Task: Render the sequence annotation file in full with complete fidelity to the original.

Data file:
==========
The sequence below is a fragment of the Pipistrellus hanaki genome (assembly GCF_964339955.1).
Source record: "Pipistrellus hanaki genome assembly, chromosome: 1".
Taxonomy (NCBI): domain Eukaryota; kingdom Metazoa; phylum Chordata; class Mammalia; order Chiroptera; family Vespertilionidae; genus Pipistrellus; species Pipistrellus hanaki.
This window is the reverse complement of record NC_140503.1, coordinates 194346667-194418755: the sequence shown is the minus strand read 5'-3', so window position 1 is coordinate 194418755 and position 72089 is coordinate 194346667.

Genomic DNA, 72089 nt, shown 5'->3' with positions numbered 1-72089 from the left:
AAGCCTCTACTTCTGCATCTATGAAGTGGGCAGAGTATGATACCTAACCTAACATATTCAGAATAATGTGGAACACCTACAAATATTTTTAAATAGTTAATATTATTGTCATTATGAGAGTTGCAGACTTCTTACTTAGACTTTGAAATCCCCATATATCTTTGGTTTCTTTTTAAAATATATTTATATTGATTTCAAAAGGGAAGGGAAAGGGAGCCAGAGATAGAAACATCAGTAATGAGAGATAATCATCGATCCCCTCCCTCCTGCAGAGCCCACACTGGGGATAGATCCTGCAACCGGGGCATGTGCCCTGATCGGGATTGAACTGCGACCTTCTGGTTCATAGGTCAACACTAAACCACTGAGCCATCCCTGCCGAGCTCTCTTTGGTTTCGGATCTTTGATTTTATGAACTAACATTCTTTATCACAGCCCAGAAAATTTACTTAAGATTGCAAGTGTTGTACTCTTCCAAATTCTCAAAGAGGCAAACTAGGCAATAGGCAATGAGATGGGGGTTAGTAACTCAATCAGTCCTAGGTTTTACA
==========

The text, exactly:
The sequence below is a fragment of the Pipistrellus hanaki genome (assembly GCF_964339955.1).
Source record: "Pipistrellus hanaki genome assembly, chromosome: 1".
Taxonomy (NCBI): domain Eukaryota; kingdom Metazoa; phylum Chordata; class Mammalia; order Chiroptera; family Vespertilionidae; genus Pipistrellus; species Pipistrellus hanaki.
This window is the reverse complement of record NC_140503.1, coordinates 194346667-194418755: the sequence shown is the minus strand read 5'-3', so window position 1 is coordinate 194418755 and position 72089 is coordinate 194346667.

Genomic DNA, 72089 nt, shown 5'->3' with positions numbered 1-72089 from the left:
AAGCCTCTACTTCTGCATCTATGAAGTGGGCAGAGTATGATACCTAACCTAACATATTCAGAATAATGTGGAACACCTACAAATATTTTTAAATAGTTAATATTATTGTCATTATGAGAGTTGCAGACTTCTTACTTAGACTTTGAAATCCCCATATATCTTTGGTTTCTTTTTAAAATATATTTATATTGATTTCAAAAGGGAAGGGAAAGGGAGCCAGAGATAGAAACATCAGTAATGAGAGATAATCATCGATCCCCTCCCTCCTGCAGAGCCCACACTGGGGATAGATCCTGCAACCGGGGCATGTGCCCTGATCGGGATTGAACTGCGACCTTCTGGTTCATAGGTCAACACTAAACCACTGAGCCATCCCTGCCGAGCTCTCTTTGGTTTCGGATCTTTGATTTTATGAACTAACATTCTTTATCACAGCCCAGAAAATTTACTTAAGATTGCAAGTGTTGTACTCTTCCAAATTCTCAAAGAGGCAAACTAGGCAATAGGCAATGAGATGGGGGTTAGTAACTCAATCAGTCCTAGGTTTTACA